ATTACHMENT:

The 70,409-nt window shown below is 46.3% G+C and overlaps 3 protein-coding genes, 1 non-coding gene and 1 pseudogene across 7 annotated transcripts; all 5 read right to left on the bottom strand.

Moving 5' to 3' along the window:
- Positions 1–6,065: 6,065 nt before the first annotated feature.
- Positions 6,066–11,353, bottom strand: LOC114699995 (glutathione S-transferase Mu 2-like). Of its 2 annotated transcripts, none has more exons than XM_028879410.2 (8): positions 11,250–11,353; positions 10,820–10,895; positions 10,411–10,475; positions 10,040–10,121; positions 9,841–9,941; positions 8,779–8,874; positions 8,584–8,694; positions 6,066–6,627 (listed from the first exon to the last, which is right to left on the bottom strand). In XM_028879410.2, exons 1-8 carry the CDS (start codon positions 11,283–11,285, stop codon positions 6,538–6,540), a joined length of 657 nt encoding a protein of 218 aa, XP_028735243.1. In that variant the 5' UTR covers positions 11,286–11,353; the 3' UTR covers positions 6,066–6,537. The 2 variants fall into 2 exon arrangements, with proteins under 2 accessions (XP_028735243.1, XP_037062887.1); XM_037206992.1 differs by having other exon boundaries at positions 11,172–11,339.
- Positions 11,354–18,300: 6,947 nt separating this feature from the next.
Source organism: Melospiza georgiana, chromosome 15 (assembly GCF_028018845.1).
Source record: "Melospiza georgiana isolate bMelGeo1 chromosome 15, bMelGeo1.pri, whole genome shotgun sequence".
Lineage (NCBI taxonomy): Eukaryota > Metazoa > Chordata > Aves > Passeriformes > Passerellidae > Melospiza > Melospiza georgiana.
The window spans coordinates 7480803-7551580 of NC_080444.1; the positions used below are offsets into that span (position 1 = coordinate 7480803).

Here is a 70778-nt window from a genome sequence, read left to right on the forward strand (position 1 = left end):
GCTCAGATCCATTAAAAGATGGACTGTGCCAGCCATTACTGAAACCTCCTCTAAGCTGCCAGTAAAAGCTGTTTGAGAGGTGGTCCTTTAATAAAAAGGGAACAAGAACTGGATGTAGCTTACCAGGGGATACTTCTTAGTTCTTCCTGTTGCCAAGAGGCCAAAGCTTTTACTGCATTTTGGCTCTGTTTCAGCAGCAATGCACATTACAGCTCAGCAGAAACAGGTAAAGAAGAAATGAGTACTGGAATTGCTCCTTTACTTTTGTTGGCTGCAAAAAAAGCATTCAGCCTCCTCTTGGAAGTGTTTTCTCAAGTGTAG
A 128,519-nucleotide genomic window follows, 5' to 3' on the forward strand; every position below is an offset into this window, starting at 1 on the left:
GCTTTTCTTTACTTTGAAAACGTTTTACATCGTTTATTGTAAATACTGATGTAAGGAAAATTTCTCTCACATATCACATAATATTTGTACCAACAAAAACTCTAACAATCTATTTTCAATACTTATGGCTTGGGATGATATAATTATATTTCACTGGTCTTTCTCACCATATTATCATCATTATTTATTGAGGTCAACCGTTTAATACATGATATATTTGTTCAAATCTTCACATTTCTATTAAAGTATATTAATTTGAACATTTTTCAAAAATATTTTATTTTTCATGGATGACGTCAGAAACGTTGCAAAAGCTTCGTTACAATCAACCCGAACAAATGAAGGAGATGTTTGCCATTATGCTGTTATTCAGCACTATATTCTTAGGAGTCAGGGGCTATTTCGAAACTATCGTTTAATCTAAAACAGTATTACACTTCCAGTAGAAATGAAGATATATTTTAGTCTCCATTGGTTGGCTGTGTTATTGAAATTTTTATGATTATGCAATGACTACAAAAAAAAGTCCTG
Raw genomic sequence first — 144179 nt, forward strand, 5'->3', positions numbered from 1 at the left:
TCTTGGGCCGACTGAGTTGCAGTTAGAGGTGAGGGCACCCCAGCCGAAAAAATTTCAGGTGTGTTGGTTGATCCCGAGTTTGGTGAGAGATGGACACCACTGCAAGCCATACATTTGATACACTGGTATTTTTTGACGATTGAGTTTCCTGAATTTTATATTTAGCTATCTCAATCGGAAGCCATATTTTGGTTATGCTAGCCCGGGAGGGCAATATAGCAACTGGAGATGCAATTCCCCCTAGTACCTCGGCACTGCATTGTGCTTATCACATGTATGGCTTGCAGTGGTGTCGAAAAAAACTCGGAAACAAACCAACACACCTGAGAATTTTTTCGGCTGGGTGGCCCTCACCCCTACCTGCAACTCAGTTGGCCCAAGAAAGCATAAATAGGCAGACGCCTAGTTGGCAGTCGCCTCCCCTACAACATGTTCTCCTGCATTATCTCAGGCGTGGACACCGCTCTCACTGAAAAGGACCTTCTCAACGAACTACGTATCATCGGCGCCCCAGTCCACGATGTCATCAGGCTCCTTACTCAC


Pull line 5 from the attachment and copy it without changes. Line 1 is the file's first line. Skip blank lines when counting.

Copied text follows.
- Positions 11,354–18,300: 6,947 nt separating this feature from the next.